A boy running away from home.
This place was never the place,
but places where the heart wanders off to.
The house of language 
is the same everywhere 
said Faulkner. A prison
of hypnotic rhythms, and cadence.
I would tell you more 
but I am not authorized, and
I can't tell you where Bert's words 
leave off, and mine begin. it's like that.
There are few gods left to contend with.
Think of transposition. Bert said:
The Beat Generation had to leave,
they had to go on the open road 
looking for a piece of lost America. 
A downtrodden culture. 
Looking for their own roots 
with their heads in the clouds, 
they were homesick for a place 
they made it for us, said Miller, in Paris. 
Hell, and the front door of paradise open. 
America is a dream of displaced Europeans, 
and the curious vagueness 
of the literature of place.
What is home, asked the traveler.
I am stranded no matter where I go.
I am homesick on both sides of the world.
it's an equal-opportunuty thing.

22 Aug., 1996?  some time before Aug 24.
slightly rev. 10/28/2015

‘Bert Schierbeek Een plek’ In: Tirade. Jaargang 32 

Thursday, August 15, 1996



Persistent whispering of cottonwoods 
praying for rain in the desert, 
trick the air into believing 
the deluge has come.
This far below sea level, 
the clouds dump torrents upon us. 
The street becomes rivulets 
weeping into the River Amstel.
The cottonwoods' promise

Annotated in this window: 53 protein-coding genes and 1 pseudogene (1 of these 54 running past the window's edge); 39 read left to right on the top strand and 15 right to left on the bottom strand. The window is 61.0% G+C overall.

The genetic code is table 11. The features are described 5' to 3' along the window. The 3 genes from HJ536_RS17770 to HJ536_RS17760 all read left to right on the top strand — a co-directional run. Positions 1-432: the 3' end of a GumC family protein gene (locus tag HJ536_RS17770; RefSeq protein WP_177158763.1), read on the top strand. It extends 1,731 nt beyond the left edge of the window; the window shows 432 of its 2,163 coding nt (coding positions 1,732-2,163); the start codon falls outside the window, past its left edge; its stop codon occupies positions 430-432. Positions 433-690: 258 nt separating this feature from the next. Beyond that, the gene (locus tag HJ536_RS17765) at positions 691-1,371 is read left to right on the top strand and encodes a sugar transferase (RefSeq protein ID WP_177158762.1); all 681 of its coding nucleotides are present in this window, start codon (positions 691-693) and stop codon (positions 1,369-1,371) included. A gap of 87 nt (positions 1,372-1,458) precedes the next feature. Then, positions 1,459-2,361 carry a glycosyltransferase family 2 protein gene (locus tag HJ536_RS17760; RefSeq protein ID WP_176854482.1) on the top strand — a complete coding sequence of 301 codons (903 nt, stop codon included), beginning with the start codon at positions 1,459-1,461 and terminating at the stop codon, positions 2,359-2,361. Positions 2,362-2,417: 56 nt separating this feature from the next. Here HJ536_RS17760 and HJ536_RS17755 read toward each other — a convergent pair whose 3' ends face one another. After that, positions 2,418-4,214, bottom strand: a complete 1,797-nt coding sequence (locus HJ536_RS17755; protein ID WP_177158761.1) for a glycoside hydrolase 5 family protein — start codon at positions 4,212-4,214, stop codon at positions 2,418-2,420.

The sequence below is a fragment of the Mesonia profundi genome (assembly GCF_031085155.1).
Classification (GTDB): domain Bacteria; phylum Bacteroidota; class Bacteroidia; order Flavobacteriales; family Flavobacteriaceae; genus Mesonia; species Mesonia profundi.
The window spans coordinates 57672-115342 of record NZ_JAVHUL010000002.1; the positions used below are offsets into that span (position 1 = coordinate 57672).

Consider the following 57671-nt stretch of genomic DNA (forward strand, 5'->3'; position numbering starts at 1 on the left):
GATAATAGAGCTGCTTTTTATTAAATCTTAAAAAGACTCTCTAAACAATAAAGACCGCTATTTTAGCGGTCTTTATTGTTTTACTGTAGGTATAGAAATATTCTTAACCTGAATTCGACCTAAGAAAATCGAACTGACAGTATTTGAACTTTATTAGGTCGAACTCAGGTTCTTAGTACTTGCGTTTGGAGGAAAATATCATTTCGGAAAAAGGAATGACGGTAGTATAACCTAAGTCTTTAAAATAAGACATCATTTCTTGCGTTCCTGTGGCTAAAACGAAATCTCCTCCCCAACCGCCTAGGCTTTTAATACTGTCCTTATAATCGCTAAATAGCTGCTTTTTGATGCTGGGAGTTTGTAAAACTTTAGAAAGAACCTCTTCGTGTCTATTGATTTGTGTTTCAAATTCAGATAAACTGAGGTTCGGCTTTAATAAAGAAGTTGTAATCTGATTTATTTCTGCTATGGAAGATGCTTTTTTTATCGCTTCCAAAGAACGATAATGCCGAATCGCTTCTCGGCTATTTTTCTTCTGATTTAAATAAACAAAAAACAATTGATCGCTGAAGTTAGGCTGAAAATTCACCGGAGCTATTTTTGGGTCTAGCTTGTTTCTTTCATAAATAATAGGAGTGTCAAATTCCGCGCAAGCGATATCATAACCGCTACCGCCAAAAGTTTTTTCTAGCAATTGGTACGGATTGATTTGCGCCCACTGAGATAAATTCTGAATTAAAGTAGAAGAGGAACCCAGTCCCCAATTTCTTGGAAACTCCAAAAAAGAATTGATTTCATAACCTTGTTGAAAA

is answered a hundredfold 
and in biblical proportions.
But this is an alien land, 
no sundance for the tree of life 
this far north from the plains 
of the Lakota Sioux.
No sun, for that matter.

Everyone complains 
that God has stolen summer.
Perhaps it's because on this continent,
they've forgotten how to dance to the sun. 
I read that Baal was the god of rain.
I thought he was the sun god.
I am reminded that Mesopotamia
wasn't always a desert.
But something is brewing.
The dust devils are restless.
The dry wadis channel flash floods
into standing waves, cresting at 6 feet,
sweeping entire villages out to sea. 
The streets are flooded in Amsterdam,
but I am safe here, below sea level,
in the canals of Amsterdam.
I am dancing in the rain,
dancing for the sun.

15 August 1996
transcribed and slightly edited 24 Oct., 2015


While looking in his wife's mirror
I admire myself, in his eyes? Or mine?
He is a photographer who tries to capture
the intangible soul behind the eyes,
but never will. He lives in a flat
that was once a bank vault, 
with thick impenetrable walls.
It's appropriate that he lives

next door to the YabYum Bordello
I'm just a housesitter with benefits.
There must be something in the air,
for tonight, even the luna moths circle 

the light leaking from the YabYum Bordello.
I'm watching Vanya on 42nd St., again,
suffering from an acute lack of sleep,
age is a creeping mirror in the darkness.
Under the cover of night, men queue up, 

the neon sign flashes, in red and gold,
a door slams, they enter slowly
and push back the thought 
of encroaching old age, 
threading denial with their cocks. 
A momentary respite. While I
live like a nun above the rooftops,
the vault of sky, my witness.
Sometimes it seems the gables 
shift and sway liike tall ships.
Any port in a storm, says
the lonely cry of a seagull.
who patrols the YabYum sign,
with folded wings so like a wimple.

15 August 1996
transcribed and edited 24 Oct., 2015

Wednesday, July 24, 1996


                   for Dave Hanson, painter

The cats lick red currant jam
from a Delft garden of breakfast plates,
bright poppies bleed beneath tulip tongues.

Seeking freedom of the street, silly creatures                 
lavish more lives off balconies—fallen angels